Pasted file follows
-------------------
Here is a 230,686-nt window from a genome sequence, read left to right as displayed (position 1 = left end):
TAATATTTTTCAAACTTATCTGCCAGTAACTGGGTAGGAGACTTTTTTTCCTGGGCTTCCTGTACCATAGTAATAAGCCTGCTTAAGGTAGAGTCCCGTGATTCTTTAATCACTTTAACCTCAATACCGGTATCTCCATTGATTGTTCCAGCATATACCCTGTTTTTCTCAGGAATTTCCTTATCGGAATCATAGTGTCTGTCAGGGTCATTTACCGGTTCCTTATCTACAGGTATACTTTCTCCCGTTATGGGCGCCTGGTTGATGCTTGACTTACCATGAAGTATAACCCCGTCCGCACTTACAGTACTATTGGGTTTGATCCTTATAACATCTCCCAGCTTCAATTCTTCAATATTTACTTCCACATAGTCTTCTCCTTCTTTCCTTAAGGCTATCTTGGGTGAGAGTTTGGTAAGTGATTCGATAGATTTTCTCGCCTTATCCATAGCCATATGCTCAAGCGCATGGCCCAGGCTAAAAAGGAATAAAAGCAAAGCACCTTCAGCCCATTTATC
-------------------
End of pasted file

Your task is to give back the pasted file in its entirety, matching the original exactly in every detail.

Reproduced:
Here is a 230,686-nt window from a genome sequence, read left to right as displayed (position 1 = left end):
TAATATTTTTCAAACTTATCTGCCAGTAACTGGGTAGGAGACTTTTTTTCCTGGGCTTCCTGTACCATAGTAATAAGCCTGCTTAAGGTAGAGTCCCGTGATTCTTTAATCACTTTAACCTCAATACCGGTATCTCCATTGATTGTTCCAGCATATACCCTGTTTTTCTCAGGAATTTCCTTATCGGAATCATAGTGTCTGTCAGGGTCATTTACCGGTTCCTTATCTACAGGTATACTTTCTCCCGTTATGGGCGCCTGGTTGATGCTTGACTTACCATGAAGTATAACCCCGTCCGCACTTACAGTACTATTGGGTTTGATCCTTATAACATCTCCCAGCTTCAATTCTTCAATATTTACTTCCACATAGTCTTCTCCTTCTTTCCTTAAGGCTATCTTGGGTGAGAGTTTGGTAAGTGATTCGATAGATTTTCTCGCCTTATCCATAGCCATATGCTCAAGCGCATGGCCCAGGCTAAAAAGGAATAAAAGCAAAGCACCTTCAGCCCATTTATC